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May 2015

 

Recently Finalized FDA Guidance Indicates Some Flexibility for Biosimilars

 
 
             
 

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Earlier this month the Food and Drug Administration ("FDA") published three industry guidances for the Biologics Price Competition and Innovation Act of 2009 ("BPCIA").

  1. Biosimilars: Questions and Answers Regarding Implementation of the Biologics Price Competition and Innovation Act of 2009;
  2. Quality Considerations in Demonstrating Biosimilarity of a Therapeutic Protein Product to a Reference Product; and
  3. Scientific Considerations in Demonstrating Biosimilarity to a Reference Product.

Drafts of the guidances were initially circulated in 2012, after which a comment period followed. The current final guidances reflect input received from the community during the comment period. For businesses operating in the biosimilar space, the recent guidances indicate a more pronounced focus on biosimilars by the FDA and further define what biosimilar pharmaceuticals are and industry standards.

The Q&A guidance provides high level introductory information for industry stakeholders. The guidance confirms that biosimilar products may have different formulations than reference products, provided there are no clinically meaningful differences between the products in terms of safety, purity, and potency. The guidance also states that biosimilar products may have delivery devices or container closure systems that differ from the reference products, providing the presentation is shown to be compatible for use with the final formulation of the biological product through appropriate studies, including, for example, extractable/leachable studies and stability studies. Such differences would not be acceptable, however, if they were to result in a different route of administration or dosage form, a condition of use that was not previously approved, or other clinically meaningful differences between the proposed product and the reference product in terms of safety, purity, and potency.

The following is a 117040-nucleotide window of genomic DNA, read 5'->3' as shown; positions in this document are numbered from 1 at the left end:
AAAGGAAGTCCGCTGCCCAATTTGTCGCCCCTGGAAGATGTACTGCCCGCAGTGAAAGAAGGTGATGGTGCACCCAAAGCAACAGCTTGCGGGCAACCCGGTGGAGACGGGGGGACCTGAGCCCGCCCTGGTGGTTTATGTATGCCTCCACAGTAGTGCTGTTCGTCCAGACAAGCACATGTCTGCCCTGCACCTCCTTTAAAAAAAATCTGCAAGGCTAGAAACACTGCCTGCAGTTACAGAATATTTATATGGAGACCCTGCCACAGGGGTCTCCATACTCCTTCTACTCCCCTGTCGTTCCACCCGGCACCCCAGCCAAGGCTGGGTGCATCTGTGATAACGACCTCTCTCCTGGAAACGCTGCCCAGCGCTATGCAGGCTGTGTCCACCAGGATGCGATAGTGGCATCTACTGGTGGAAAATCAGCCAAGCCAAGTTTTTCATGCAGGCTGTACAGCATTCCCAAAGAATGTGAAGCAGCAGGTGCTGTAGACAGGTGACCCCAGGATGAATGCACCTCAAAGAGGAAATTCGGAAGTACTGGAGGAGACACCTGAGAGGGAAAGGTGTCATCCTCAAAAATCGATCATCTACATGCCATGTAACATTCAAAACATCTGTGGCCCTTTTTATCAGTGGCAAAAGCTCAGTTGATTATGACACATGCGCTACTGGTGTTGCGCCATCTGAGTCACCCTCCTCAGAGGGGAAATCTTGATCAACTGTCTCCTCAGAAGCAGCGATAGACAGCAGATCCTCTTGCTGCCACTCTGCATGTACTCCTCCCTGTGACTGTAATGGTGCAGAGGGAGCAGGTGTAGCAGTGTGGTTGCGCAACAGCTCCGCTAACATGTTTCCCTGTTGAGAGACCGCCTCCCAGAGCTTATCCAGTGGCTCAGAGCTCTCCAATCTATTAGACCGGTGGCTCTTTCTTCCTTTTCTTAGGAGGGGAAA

Despite the prohibition on different routes of administration or dosage forms, or new conditions of use, an applicant may obtain licensure of biosimilar products for fewer than all routes of administration for which injectable reference products are licensed, for fewer than all presentations (e.g., strengths, delivery device, container closure system), or for fewer than all conditions of use for which reference products are licensed.

Key takeaway: the flexibility may allow applicants for biosimilar products to avoid patent estates that might otherwise pose barriers to entry for competitive offerings.

Although an applicant may use a non-U.S.-licensed comparator product in certain studies to support a demonstration that proposed biological products are biosimilar to U.S.-licensed reference products, the FDA cautions that, as a scientific matter, it is unlikely that clinical comparisons with non-U.S.-licensed products would be adequate bases to support the additional criteria required for a determination of interchangeability with U.S.-licensed reference products.

Key takeaway: greater detail about how to potentially demonstrate biosimilarity, as a practical matter, is set forth in the Quality Considerations and Scientific Considerations guidances.

The FDA also provided clarity as to its understanding of the definition of "biological product" to include a "protein (except any chemically synthesized polypeptide)." Based on its review of the pertinent literature, the FDA concluded "protein" means any alpha amino acid polymer with a specific defined sequence that is greater than 40 amino acids in size. Consequently, peptides (i.e., any polymer composed of 40 or fewer amino acids) will be regulated as drugs under the FD&C Act. The FDA also concluded that "chemically synthesized polypeptide" means any alpha amino acid polymer that (1) is made entirely by chemical synthesis; and (2) is less than 100 amino acids in size.

Key takeaway: Peptides (40 or fewer amino acids) as well as certain larger polypeptides (that are made entirely by chemical synthesis and are 99 or fewer amino acids) will be regulated as drugs under the FD&C Act.

Conclusion

Additional guidances directed to Formal Meetings between the FDA and Biosimilar Biological Product Sponsors or Applications and Clinical Pharmacology Data to Support a Demonstration of Biosimilarity to a Reference Product are expected to follow in due course. In the interim, the 2012 draft forms of these guidances are available for reference. Applicants for proposed biosimilar products with questions about how these guidances may potentially impact their applications should contact their Polsinelli attorney or the Polsinelli Biosimilars group for further consultation.

For More Information

Applicants for proposed biosimilar products with questions about how these guidances may potentially impact their applications should contact their Polsinelli attorney or the Polsinelli Biosimilars group for further consultation.

 
             

             
 

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* Law360, March 2014
** The American Lawyer 2013 and 2014 reports

 
 
             
 

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